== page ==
Free Association: The Pirate’s Dilemma Gets Dissected
Larisa Mann | Capitalism reinvented? Not yet.
Free Association: The Pirate's Dilemma Gets Dissected
September 29, 2008
UK music journalist Matt Mason's book, The Pirate's Dilemma:
How Youth Culture Is Reinventing Capitalism (2008, Free Press),
argues that a culture of rule-breakers can change the shape of our
economy. Mason describes how great developments, like Web 2.0, came from
people breaking the rules (and laws) in order to create something new.
The dilemma: Should those who wrote the rules punish rule-breakers or
learn from them and imitate them? Mason suggests learning and
imitating... most of the time.
The book overflows with fascinating and hilarious stories of exuberant
creativity, including how a nun who ran a foster care home may be the
inventor of disco and how graffiti artist Marc Ecko made himself into a
clothing mogul. The book's middle chapters outline media pirates' many
contributions, and describe how rule-breakers became rule-makers. In the
gaming industry, for example, businesses hire game hackers to add
features. This is in contrast to the tendency for music and film
industries to sue its creative consumers.
Although Mason criticizes the music and film industry's harsh and
archaic RIAA and MPAA actions he doesn't show how the much larger, older
music industry could be transformed and the imitate smaller, leaner
video game outfits.
In The Pirate's Dilemma, people who disobey rules make things
that are sometimes good and often profitable, even though rule-breaking
makes them "pirates." But there's little attention to rule-breaking's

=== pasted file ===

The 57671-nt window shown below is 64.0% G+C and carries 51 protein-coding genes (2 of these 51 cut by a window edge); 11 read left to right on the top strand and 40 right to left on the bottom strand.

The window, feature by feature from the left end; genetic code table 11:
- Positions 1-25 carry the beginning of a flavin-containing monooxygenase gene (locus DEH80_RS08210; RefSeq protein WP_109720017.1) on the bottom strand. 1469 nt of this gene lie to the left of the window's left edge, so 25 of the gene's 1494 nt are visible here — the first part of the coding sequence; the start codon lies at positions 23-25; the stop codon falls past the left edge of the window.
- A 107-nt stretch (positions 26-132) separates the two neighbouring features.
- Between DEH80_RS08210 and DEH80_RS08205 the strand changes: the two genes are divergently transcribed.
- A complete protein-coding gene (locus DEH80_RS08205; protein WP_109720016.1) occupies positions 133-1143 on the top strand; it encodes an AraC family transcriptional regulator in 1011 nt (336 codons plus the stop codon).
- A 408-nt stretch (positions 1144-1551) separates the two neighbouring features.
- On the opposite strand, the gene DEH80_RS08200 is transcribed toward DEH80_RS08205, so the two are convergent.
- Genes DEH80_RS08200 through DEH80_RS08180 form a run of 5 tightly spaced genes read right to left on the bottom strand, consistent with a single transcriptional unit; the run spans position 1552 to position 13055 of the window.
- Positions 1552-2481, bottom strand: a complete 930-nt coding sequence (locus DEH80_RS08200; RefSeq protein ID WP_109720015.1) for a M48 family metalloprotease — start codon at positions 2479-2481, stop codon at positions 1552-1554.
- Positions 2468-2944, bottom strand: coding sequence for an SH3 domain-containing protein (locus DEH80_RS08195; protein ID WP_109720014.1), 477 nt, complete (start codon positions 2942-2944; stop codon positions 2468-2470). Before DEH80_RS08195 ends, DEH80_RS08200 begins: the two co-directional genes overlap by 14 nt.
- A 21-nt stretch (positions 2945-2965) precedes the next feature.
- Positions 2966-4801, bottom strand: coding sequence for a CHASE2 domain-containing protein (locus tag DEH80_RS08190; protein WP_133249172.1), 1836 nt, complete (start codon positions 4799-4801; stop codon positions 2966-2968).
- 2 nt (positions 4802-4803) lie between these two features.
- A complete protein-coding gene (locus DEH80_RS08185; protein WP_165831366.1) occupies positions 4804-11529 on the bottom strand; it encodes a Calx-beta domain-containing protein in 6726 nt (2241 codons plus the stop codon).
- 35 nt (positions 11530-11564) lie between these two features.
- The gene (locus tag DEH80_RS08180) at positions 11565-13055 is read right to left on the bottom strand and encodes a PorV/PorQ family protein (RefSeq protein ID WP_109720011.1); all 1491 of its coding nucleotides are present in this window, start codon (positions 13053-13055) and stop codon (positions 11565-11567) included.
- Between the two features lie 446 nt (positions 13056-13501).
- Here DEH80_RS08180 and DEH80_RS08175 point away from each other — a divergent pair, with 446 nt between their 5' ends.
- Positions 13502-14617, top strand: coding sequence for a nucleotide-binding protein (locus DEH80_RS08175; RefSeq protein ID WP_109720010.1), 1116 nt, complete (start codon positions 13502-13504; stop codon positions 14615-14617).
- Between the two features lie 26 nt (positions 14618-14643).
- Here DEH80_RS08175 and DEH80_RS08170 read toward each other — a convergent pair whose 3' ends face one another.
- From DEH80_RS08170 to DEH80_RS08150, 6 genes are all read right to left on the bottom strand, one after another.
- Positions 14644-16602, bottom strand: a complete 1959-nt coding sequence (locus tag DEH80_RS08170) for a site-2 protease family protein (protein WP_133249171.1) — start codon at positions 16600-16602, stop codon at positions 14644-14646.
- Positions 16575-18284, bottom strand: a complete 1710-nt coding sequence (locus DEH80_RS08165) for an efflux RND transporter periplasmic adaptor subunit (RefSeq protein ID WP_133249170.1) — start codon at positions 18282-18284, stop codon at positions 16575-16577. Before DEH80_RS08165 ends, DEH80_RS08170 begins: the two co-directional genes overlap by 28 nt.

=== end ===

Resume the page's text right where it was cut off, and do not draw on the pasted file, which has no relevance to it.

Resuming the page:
darker side. While Mason praises the Indian government's decision to
ignore patents and make affordable pharmaceutical drugs, we don't hear
about how some of these companies also distributed diluted or contaminated medicines. Mason
doesn't explain what circumstances make it acceptable for rules to be
While he commands an impressive knowledge of youth and pop culture, his
cheerleading tone can be grating at times. Along with skimming over the
downsides of rule-breaking and overstating piracy's significance, the
repeated description of haircuts that "changed the world" rings hollow
for those of us who think about revolution in terms of overturning
hierarchies of power.
Although pirates are credited with increasing equality, democracy and
freedom of speech, Mason doesn't explain what's to stop piracy from
being co-opted into yet another marketing scheme. In another critical
oversight, his prescription for how to build a pirate-style economy
fails to explain where the money will come from in the first place.
Without a change in the current distribution of money and power, how
will the economy change and allow a new generation of creative thinkers
to get their start?
Overall, the book does not sufficiently explore how reinvented
capitalism will lead to a better society. In a paean to the "punk
capitalist" American Apparel, Mason writes that the company's higher
wages are part of the company's punk rock attitude. But what about